Video Review: Aminé “Spice Girl”

In his candy red painted family room, Aminé stretches his arms out on the couch while a naked woman (with his face superimposed over hers) lies next to him.

Riding a toy bike, two police officers (also with his face) chase him down the street at night.

In his bathroom, he receives some soap from a duplicate of himself who sits on top of the dispenser. He covers himself in soap. He raises his foot to sink to cut his toenails. While he wiggles his toes, his face appears on his foot.

At the tattoo parlor, he gets his album’s title, “Good For You” written across his chest.

The warden shoves him in the chair and he cusses him out. He picks up the phone and talks to his girlfriend (Issa Rae). His girlfriend thinks he’s interested in someone else and taps her on the shoulder, asking her if she wants to sleep with him. He puts his hand on the glass. She considers it and then gives him the finger.

In a room, yellow Post-It Notes are stuck everywhere, including him, with the album’s title written on it.

Chained to a bullseye, he turns to the center.

Mel B gesturing her hands, tells him what she really wants. Several profane takes follow.

Rating: 2/5

At Portland University, Aminé majored in Marketing, according to The New York Times, and worked on his music between classes. With each vignette, he addresses his audience with a stiff bullet point to reach his record company’s sales goals.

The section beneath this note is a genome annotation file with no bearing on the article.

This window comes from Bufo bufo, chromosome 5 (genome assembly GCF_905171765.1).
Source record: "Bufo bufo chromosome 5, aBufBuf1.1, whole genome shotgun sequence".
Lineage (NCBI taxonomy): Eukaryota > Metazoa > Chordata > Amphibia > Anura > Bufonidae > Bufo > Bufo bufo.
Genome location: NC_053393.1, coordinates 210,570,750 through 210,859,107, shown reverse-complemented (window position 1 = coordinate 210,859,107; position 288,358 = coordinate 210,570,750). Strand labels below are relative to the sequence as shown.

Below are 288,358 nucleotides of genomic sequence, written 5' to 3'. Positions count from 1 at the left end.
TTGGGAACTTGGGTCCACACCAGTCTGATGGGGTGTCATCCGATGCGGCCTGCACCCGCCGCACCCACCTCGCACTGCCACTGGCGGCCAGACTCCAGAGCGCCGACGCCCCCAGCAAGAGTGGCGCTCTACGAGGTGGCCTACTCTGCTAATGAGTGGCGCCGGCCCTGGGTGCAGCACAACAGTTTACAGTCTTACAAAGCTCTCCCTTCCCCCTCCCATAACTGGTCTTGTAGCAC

1) Know Your Audience. They are into pop culture, visit art museums and socially aware. They want a message with their music and not be sold an unrealistic lifestyle.

2) What Are Their Needs? – They lead their friends on what’s popular, posting a video to their social media’s timelines before it hits the Top 40. They read indie and mainstream magazines to keep up.

3) How Can They Be Reached? – They know music videos are a promotional tool. However, they are always onto to the next thing. The album’s title must be written multiple times in order for them to remember. They are also creative. Memorable images, such as being covered in Post-It Notes and a giant soap dispenser will make a lasting impression.

In textbooks, a screenshot of the video will be provided, asking the students how he achieved the goals. While the goals were met, the constant promotion was redundant, stating its point several times after it was made.  The Post-It Notes image sold the idea in its 30 seconds.

Director: Aminé Year: 2017

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Pam Avoledo Administrator
Pam Avoledo spends her time binge-watching classic teen dramas and stands firm in her pro-Leyton stance. She also received her journalism degree in 2006 from Oakland University. Her work has been published in the White Wall Review, Sledgehammer Lit , Greatest City Collective & 45 Magazine and forthcoming in Daily Drunk Mag\'s Kristofia anthology.

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